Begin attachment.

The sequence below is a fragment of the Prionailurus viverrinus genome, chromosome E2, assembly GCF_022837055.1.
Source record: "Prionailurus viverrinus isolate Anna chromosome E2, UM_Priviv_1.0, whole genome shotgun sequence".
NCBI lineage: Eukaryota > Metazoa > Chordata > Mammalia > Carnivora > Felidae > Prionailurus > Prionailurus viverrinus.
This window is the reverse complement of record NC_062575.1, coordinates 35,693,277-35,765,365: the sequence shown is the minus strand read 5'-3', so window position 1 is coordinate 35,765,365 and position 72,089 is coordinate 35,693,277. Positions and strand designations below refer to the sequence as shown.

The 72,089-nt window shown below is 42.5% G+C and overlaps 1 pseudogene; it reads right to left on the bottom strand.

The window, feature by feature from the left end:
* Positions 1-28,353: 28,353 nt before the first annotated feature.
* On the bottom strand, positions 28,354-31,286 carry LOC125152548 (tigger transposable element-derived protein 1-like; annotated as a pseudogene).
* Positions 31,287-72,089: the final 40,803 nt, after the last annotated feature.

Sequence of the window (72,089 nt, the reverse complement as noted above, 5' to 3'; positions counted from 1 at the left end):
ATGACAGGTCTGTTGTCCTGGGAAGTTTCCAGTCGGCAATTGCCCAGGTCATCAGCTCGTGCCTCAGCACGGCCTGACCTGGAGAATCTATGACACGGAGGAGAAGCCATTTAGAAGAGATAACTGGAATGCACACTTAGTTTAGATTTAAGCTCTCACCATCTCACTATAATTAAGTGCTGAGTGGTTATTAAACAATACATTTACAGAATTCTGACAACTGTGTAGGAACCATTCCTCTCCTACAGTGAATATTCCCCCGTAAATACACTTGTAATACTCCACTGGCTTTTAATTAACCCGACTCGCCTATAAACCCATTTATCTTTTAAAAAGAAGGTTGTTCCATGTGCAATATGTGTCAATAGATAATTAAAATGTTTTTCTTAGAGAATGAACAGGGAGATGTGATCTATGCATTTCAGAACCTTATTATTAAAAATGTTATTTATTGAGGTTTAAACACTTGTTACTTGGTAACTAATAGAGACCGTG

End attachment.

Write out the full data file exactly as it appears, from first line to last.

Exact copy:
The sequence below is a fragment of the Prionailurus viverrinus genome, chromosome E2, assembly GCF_022837055.1.
Source record: "Prionailurus viverrinus isolate Anna chromosome E2, UM_Priviv_1.0, whole genome shotgun sequence".
NCBI lineage: Eukaryota > Metazoa > Chordata > Mammalia > Carnivora > Felidae > Prionailurus > Prionailurus viverrinus.
This window is the reverse complement of record NC_062575.1, coordinates 35,693,277-35,765,365: the sequence shown is the minus strand read 5'-3', so window position 1 is coordinate 35,765,365 and position 72,089 is coordinate 35,693,277. Positions and strand designations below refer to the sequence as shown.

The 72,089-nt window shown below is 42.5% G+C and overlaps 1 pseudogene; it reads right to left on the bottom strand.

The window, feature by feature from the left end:
* Positions 1-28,353: 28,353 nt before the first annotated feature.
* On the bottom strand, positions 28,354-31,286 carry LOC125152548 (tigger transposable element-derived protein 1-like; annotated as a pseudogene).
* Positions 31,287-72,089: the final 40,803 nt, after the last annotated feature.

Sequence of the window (72,089 nt, the reverse complement as noted above, 5' to 3'; positions counted from 1 at the left end):
ATGACAGGTCTGTTGTCCTGGGAAGTTTCCAGTCGGCAATTGCCCAGGTCATCAGCTCGTGCCTCAGCACGGCCTGACCTGGAGAATCTATGACACGGAGGAGAAGCCATTTAGAAGAGATAACTGGAATGCACACTTAGTTTAGATTTAAGCTCTCACCATCTCACTATAATTAAGTGCTGAGTGGTTATTAAACAATACATTTACAGAATTCTGACAACTGTGTAGGAACCATTCCTCTCCTACAGTGAATATTCCCCCGTAAATACACTTGTAATACTCCACTGGCTTTTAATTAACCCGACTCGCCTATAAACCCATTTATCTTTTAAAAAGAAGGTTGTTCCATGTGCAATATGTGTCAATAGATAATTAAAATGTTTTTCTTAGAGAATGAACAGGGAGATGTGATCTATGCATTTCAGAACCTTATTATTAAAAATGTTATTTATTGAGGTTTAAACACTTGTTACTTGGTAACTAATAGAGACCGTG